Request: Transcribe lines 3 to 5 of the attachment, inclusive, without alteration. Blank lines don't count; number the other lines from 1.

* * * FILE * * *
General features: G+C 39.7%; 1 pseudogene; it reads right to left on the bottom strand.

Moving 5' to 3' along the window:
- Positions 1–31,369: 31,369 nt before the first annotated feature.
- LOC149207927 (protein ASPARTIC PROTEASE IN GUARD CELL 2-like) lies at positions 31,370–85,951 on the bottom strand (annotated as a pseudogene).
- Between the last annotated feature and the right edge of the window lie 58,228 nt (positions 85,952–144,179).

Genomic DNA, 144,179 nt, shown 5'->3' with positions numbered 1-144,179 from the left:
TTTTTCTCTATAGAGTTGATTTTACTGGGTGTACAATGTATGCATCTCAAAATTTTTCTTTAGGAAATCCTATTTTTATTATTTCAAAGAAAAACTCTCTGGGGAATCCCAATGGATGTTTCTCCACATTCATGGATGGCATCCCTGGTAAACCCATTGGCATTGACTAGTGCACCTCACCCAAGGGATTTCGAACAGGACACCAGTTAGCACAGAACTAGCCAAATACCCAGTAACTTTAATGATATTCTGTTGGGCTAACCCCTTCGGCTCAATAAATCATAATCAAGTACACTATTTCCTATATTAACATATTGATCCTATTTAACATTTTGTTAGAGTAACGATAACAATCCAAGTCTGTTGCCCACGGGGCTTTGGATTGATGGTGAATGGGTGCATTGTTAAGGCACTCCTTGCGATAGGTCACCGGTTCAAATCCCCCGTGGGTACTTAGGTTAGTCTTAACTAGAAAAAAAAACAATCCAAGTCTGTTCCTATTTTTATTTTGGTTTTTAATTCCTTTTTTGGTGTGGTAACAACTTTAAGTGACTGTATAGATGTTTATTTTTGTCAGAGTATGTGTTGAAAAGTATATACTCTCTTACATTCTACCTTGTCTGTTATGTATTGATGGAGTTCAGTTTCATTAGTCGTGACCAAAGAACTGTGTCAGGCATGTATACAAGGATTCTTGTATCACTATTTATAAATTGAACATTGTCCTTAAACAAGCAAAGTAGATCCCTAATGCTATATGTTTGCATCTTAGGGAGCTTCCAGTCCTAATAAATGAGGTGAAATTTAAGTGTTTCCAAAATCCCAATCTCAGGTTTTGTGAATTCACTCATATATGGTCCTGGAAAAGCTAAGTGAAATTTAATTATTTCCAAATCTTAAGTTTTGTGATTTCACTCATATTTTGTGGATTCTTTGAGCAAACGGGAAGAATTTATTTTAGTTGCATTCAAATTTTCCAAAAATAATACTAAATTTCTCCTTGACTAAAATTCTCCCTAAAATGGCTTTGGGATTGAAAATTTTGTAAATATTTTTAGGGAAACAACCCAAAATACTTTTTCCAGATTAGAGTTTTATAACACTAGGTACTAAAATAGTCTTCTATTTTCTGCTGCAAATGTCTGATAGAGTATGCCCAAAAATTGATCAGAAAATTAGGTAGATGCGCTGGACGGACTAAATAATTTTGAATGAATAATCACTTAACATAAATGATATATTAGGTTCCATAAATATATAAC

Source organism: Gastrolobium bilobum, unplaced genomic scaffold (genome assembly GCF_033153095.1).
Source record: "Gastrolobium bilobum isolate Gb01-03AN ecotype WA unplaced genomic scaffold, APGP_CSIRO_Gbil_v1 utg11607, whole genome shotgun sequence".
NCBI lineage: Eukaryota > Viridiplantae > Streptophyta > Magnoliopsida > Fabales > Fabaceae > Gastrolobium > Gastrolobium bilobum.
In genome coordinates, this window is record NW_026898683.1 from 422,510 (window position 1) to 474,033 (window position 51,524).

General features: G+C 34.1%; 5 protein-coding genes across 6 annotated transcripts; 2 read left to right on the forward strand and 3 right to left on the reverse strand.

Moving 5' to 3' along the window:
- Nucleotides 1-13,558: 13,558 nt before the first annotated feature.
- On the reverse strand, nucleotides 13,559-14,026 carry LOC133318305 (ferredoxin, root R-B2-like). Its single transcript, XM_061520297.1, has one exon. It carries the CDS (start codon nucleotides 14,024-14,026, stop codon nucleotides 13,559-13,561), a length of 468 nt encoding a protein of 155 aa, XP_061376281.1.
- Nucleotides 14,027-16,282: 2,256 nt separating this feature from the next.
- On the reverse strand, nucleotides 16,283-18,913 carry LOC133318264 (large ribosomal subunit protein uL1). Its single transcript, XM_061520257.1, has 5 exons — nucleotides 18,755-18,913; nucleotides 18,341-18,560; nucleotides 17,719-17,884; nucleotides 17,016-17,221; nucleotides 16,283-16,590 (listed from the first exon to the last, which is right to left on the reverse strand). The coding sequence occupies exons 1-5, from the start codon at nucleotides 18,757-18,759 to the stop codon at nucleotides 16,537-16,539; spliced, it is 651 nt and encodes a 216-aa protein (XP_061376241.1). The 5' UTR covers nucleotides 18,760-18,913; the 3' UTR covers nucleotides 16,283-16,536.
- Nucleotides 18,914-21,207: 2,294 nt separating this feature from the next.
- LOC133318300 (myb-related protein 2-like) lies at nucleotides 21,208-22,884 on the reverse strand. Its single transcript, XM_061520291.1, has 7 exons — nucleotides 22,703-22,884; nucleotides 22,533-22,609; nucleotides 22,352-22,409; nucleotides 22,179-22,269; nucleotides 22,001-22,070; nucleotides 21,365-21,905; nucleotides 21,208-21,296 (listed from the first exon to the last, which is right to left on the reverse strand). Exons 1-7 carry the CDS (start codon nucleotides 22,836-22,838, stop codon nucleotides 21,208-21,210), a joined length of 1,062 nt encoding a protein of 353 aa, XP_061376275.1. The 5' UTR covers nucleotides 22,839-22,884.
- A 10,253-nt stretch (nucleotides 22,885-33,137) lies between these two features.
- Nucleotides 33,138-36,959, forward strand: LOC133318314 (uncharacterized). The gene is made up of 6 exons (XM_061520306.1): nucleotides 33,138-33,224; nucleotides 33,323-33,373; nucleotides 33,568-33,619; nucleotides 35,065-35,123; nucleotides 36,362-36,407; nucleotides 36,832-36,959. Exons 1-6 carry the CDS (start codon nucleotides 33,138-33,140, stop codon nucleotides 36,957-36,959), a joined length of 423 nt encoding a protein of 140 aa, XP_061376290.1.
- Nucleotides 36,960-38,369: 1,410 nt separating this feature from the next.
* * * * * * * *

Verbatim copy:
- Positions 1–31,369: 31,369 nt before the first annotated feature.
- LOC149207927 (protein ASPARTIC PROTEASE IN GUARD CELL 2-like) lies at positions 31,370–85,951 on the bottom strand (annotated as a pseudogene).
- Between the last annotated feature and the right edge of the window lie 58,228 nt (positions 85,952–144,179).